Global Conservation Act Introduced on Capitol Hill

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Posted: Monday, July 9, 2012 9:09 pm

WASHINGTON, D.C. -- The Alliance for Global Conservation applauded the introduction of the Global Conservation Act in both the Senate and U.S. House of Representatives.

The nonpartisan bill was introduced by Senators Rob Portman and Tom Udall as well as U.S. Representatives Jeff Fortenberry and Russ Carnahan. The bill, which has 33 additional co-sponsors, provides for the first-ever comprehensive international conservation strategy for the U.S. government and will dramatically enhance America's ability to address this vital international issue. The AGC commends the legislation as a vital step toward the United States leading the way in preserving our global natural resources.

"This legislation is key to reaffirming U.S. leadership within international conservation efforts," said Mark Tercek, President and CEO of The Nature Conservancy, a member organization of the AGC. "We need a global conservation strategy that helps countries protect their natural areas and ensure sustainable livelihoods for local communities. This bill establishes a framework to do just that, simultaneously improving and enhancing America's economic competitiveness and security through more efficient and effective international conservation policies."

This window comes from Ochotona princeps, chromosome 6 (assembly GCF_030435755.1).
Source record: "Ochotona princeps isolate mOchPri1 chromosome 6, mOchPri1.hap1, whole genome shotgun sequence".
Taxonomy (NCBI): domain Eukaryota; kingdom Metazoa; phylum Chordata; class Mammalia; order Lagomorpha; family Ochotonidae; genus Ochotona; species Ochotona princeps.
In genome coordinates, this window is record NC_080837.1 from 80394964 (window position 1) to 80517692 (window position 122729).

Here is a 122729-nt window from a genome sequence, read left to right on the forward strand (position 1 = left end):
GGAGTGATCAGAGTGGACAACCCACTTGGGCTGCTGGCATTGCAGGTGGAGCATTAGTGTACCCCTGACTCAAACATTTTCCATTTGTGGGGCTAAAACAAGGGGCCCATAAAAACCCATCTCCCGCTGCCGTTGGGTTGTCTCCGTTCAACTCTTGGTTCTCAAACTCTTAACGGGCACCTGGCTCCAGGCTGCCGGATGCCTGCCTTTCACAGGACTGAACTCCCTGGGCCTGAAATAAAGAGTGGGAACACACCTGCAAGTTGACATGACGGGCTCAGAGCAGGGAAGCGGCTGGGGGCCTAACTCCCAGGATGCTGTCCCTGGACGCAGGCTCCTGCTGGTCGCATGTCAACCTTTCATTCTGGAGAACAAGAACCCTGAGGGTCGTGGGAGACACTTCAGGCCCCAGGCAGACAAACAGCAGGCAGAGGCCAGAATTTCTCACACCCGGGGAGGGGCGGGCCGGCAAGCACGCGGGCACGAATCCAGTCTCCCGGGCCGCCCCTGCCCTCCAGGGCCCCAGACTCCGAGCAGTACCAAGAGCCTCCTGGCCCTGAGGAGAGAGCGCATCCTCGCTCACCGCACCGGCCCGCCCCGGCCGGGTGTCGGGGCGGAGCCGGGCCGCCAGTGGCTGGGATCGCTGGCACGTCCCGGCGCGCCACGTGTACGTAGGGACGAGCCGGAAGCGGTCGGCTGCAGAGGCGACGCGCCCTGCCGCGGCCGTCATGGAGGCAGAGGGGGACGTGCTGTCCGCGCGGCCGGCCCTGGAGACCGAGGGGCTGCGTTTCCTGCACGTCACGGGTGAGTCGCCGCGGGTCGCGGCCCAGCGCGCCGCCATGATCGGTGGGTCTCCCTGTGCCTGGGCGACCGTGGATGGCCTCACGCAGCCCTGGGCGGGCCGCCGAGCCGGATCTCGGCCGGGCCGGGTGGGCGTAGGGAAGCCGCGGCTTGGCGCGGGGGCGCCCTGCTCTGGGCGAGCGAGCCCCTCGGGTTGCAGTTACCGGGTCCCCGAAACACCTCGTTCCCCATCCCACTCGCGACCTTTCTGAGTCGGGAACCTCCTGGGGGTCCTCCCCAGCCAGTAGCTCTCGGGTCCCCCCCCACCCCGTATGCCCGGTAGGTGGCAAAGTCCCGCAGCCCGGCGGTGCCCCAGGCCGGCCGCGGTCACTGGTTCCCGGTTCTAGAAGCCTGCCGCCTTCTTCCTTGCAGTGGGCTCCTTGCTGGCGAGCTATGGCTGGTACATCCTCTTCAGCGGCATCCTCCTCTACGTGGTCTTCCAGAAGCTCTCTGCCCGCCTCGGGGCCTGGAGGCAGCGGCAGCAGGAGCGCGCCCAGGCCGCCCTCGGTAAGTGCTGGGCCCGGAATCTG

Steve Sanderson, President and CEO of the Wildlife Conservation Society, said, "It is invaluable that the U.S. lead the way toward more effective measures to protect our Earth. The Global Conservation Act provides a much-needed roadmap toward that end. We look forward to being a part of a new era in conserving our biodiversity in the United States and around the world."

Carter Roberts, President and CEO of World Wildlife Fund, delved deeper by noting that "Protecting our natural resources matters not just for environmental reasons but for economic, security, health, and humanitarian reasons as well."

Every year, U.S. businesses lose $1 billion due to illegal logging in developing countries, and the global economy as a whole loses $23 billion due to forbidden fishing activities. Experts cite national resource scarcities as a key factor in many cross-border conflicts that require international resources to stabilize.

SOURCE: Alliance for Global Conservation

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